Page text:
The Art and Science of a Business Idea
Time to read: approximately 8 minutes
Coming up with a business idea can be hard. Which is why I wrote this article. It is important to understand the art of the business idea, the piece that brings ambiguity . While the science side can be calculated and measured objectively. Both are important to understand when you are first thinking of a business idea. By the end you’ll be able to see a business idea in a more holistic approach. This is important in making your idea scalable, sustainable and profitable.
What is the art behind a business idea?
The “art” of a business idea is made up of the fit, the team, the customers wants/ needs, and the innovation. These four pieces can be ambiguous to any business model, which is why it is more of an art, than a science. There is no EXACT formula to find a business idea that is right for you, only really close examples of others. Same with innovation. If you are creating something innovative that will truly change the course of something, that impact cannot be completely measured. It may be measured through financial performance, but it will be almost impossible to tell is COMPLETE social impact.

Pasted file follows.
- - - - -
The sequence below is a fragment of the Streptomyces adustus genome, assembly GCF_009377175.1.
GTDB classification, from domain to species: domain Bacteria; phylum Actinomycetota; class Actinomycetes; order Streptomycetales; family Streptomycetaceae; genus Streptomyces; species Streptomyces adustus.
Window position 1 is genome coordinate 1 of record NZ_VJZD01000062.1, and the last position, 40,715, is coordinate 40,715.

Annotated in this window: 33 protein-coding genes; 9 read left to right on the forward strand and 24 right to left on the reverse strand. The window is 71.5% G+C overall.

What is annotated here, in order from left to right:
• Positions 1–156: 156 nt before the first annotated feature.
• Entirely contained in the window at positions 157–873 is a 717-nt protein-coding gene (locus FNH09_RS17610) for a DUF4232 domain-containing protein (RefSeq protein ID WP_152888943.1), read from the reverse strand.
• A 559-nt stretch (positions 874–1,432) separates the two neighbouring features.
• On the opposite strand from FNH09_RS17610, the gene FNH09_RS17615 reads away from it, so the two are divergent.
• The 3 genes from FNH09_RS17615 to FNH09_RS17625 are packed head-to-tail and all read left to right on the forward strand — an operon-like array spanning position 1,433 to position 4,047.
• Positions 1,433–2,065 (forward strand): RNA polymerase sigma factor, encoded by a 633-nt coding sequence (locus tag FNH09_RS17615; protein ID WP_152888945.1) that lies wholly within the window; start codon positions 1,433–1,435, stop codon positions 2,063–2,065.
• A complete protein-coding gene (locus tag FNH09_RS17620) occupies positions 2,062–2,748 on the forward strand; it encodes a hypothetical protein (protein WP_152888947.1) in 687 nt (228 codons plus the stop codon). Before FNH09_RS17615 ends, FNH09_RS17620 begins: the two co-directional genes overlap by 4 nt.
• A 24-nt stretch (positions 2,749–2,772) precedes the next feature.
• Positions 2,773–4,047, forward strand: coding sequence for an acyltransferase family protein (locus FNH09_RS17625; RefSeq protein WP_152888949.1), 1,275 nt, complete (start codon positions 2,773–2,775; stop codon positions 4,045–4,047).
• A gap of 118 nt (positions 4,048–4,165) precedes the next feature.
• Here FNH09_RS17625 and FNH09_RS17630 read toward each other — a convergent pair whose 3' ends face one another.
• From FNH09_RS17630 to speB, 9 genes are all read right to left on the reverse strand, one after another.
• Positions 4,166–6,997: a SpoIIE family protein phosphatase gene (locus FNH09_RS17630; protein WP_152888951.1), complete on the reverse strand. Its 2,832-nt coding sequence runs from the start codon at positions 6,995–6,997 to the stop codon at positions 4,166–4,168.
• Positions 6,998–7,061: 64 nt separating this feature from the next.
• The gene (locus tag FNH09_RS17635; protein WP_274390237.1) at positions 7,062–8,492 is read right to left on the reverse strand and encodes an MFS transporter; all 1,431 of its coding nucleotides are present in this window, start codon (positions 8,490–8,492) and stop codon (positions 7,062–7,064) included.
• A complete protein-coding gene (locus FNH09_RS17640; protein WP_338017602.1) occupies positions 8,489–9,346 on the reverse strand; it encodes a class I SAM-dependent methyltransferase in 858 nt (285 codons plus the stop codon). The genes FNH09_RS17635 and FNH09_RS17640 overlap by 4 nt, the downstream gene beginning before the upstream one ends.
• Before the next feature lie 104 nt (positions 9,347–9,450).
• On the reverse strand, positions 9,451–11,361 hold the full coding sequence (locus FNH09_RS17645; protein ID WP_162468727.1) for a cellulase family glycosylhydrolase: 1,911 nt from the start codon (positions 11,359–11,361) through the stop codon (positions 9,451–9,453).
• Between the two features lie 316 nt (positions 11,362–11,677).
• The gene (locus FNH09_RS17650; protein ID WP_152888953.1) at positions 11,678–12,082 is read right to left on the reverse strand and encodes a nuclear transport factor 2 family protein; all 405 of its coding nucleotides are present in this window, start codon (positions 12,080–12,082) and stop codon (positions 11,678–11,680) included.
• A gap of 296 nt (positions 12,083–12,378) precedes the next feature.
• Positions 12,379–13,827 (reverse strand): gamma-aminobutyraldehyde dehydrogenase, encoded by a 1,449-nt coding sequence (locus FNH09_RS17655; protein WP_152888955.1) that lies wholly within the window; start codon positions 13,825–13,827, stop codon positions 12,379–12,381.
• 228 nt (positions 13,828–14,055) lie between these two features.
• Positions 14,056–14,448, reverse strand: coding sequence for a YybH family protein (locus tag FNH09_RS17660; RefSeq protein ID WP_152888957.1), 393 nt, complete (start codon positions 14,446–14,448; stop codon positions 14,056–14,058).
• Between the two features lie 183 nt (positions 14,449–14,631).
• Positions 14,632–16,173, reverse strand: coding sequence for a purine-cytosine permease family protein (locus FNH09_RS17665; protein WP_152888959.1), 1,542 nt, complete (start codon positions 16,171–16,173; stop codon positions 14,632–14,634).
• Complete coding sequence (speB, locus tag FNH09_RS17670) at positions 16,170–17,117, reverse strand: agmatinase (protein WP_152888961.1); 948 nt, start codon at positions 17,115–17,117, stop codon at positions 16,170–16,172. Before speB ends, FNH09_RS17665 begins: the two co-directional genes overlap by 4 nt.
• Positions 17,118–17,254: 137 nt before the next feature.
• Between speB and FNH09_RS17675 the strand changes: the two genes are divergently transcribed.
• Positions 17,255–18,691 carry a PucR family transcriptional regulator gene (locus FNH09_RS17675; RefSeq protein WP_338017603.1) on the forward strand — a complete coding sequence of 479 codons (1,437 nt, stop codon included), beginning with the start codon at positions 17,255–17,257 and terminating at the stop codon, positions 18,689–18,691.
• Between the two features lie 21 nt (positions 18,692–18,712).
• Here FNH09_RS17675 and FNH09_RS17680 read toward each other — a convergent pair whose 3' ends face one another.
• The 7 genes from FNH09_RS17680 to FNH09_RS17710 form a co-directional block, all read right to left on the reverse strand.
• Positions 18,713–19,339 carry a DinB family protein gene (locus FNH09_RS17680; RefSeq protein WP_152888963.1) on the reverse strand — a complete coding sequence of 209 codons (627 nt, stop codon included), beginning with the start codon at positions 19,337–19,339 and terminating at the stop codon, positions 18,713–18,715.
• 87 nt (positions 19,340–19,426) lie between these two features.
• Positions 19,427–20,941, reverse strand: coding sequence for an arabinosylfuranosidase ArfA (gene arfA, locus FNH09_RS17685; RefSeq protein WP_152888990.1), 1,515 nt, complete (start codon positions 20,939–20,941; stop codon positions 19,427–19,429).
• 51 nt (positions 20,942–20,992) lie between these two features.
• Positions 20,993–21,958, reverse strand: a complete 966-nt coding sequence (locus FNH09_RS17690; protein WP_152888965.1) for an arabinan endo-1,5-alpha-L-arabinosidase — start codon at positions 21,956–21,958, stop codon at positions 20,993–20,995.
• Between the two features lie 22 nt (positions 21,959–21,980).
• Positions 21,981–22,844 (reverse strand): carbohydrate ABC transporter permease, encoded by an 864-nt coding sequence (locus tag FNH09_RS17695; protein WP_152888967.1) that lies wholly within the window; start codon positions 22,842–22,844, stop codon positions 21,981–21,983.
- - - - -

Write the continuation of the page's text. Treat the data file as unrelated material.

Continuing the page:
Firstly is the fit. Does the business idea fit what you want to be doing for the next five to eight years? It will usually take a year or two to become profitable, and after that you will most likely work there for at least a few years. So it is going to take a lot of hard work!
Make sure it plays with your strengths